At least 16 people died and 12 were missing after the northern Italian region of Emilia-Romagna was struck by a powerful earthquake, the second to hit the area in just 10 days.
Yesterday's 5.8-magnitude tremor caused buildings to collapse across the region, leaving more than 350 people injured and an estimated 14,000 homeless. The epicentre of the earthquake, which struck at 9am local time, was in the province of Modena, about 22 miles north-west of Bologna.
However, the shock was felt throughout northern Italy, with terrified people fleeing homes, schools and offices as far away as Milan and Venice. Train lines connecting Bologna with other northern cities were halted while authorities checked for damage. It was announced that schools in the city would remain closed tomorrow as a precaution.
Michele Camurati, the man leading the Red Cross rescue effort, said: "We are doing everything we can along with the emergency services to rescue people who may still be alive under collapsed buildings. The other priority is to take care of the weakest victims – children and the elderly."
Premier Mario Monti promised state aid for affected regions. "I guarantee that the state will do everything that it has to do, that it is possible to do, to ensure this very special, important and productive region for Italy can return to its normal life in a short period of time," he said.
While the quake was weaker than the one on 20 May, its death toll was more than twice as high. In both tremors workers died in collapsing factories and warehouses. And the region's many medieval buildings were badly hit.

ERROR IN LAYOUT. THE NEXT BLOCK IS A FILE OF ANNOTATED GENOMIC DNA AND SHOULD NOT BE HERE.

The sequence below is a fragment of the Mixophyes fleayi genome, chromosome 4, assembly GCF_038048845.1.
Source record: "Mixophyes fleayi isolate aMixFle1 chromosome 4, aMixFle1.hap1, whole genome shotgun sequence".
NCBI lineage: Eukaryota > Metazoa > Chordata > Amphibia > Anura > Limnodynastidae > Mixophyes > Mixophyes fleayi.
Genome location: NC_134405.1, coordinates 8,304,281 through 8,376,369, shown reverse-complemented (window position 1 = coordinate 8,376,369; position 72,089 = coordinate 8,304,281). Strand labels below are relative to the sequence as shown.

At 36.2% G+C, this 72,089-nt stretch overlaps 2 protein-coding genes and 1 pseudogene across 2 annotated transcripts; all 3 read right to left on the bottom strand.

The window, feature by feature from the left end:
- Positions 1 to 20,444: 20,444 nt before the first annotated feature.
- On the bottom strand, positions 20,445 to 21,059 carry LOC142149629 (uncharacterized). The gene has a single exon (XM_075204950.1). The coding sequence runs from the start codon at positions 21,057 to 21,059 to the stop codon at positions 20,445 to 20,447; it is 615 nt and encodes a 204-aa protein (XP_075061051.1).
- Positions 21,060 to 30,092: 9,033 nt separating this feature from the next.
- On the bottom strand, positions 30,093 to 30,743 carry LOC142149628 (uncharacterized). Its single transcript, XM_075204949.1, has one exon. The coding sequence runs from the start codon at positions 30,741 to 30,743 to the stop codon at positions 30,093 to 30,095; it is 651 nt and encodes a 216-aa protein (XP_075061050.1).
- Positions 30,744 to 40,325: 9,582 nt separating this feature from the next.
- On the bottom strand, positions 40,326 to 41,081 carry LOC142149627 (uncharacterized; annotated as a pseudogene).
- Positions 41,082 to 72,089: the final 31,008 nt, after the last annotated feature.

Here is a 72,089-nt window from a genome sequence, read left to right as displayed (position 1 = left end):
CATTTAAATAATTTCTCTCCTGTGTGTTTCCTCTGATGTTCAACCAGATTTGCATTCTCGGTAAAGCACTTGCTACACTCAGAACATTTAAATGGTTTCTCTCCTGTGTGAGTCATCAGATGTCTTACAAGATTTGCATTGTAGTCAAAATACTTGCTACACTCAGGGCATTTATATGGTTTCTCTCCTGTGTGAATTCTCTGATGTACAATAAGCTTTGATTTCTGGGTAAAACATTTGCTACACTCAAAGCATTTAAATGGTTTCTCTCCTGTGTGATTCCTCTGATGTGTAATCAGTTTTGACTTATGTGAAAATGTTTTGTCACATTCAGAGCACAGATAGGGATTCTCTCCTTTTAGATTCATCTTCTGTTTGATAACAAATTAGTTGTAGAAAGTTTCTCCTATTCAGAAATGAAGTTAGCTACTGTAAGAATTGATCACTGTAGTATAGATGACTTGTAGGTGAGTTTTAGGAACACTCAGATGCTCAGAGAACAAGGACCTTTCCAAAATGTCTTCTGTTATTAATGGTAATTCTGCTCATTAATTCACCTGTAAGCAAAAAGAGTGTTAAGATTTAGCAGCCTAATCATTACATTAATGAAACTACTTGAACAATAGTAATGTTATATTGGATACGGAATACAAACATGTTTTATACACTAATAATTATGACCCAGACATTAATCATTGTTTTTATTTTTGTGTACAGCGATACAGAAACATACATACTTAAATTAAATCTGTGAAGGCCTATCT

Yesterday, in the town of Mirandola, near the epicentre, the church of San Francis crumbled, leaving only its façade standing. The main cathedral was also badly damaged. Elsewhere, it was reported that a parish priest had died after his church collapsed.
The Sant'Agostino town hall, so damaged in the 20 May quake that it looked as if it had been bombed, virtually collapsed when the latest tremor struck.
The employment Minister Elsa Fornero suggested that the questioned the level of death and destruction see yesterday was out of proportion to the magnitude of the quake.
"It is natural that the earth shakes. But it is not natural that buildings collapse," Ms Fornero told MPs in the lower house of Parliament.
Italy's National Institute of Geophysics said yesterday's quake was relatively shallow, occurring less than 10 miles below the ground. One of its seismologists, Dr Alessandro Amato, warned that aftershocks would probably continue "for several days".
Prior to this month, the last significant earthquake in the region was in 1501, with the tremor 10 days ago said to have been the most severe since the 1300s. Nevertheless, Harley Benz, a scientist in charge of the US Geological Survey National Earthquake Information Centre, said the twin disasters should not be seen as a total surprise.
"This is an area that is known to have earthquakes," he said, explaining that although the last one in the nearby Bologna region was back in 1929, it has experienced at least five previous significant earthquakes in recent centuries.